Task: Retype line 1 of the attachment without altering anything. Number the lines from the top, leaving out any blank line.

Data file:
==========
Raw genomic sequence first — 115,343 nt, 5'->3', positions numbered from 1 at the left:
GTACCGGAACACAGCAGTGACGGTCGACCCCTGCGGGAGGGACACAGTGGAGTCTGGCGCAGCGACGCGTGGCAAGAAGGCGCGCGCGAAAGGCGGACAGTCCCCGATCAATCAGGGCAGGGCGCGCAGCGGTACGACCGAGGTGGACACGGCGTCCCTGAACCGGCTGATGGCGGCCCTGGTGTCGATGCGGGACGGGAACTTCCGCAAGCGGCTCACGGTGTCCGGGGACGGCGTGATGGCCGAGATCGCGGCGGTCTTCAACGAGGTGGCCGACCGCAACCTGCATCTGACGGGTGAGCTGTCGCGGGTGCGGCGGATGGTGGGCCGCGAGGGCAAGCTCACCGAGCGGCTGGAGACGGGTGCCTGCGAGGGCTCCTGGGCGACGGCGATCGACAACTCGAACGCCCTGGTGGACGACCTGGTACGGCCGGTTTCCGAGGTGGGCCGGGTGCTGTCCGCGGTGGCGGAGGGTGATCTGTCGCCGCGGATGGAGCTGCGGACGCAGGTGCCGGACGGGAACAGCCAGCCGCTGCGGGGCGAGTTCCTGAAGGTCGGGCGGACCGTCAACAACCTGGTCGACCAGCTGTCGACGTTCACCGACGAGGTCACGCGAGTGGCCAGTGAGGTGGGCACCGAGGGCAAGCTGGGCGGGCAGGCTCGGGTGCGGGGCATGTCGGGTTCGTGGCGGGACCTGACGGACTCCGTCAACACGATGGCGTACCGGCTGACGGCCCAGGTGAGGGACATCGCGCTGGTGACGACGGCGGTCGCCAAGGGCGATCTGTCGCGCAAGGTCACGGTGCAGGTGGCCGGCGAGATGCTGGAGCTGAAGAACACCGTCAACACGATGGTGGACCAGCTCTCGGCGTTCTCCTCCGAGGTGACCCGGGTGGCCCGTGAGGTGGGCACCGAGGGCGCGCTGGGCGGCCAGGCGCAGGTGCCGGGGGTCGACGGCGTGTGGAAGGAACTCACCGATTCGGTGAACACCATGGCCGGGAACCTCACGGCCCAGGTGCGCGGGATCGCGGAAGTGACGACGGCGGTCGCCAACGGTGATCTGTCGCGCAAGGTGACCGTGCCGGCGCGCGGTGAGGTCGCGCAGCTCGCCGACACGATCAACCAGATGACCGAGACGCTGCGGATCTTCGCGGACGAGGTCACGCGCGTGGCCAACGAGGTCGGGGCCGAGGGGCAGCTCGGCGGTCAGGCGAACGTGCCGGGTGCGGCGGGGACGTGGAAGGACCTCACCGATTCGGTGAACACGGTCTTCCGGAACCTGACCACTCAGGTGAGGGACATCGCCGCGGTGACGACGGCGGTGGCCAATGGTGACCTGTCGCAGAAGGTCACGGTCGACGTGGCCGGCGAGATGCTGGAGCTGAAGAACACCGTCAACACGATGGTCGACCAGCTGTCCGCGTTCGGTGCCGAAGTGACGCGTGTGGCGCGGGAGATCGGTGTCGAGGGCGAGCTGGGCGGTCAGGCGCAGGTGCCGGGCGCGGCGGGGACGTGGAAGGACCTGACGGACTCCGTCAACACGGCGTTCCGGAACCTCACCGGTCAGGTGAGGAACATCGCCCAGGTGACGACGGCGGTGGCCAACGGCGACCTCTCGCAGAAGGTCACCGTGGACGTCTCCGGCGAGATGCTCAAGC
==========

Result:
Raw genomic sequence first — 115,343 nt, 5'->3', positions numbered from 1 at the left: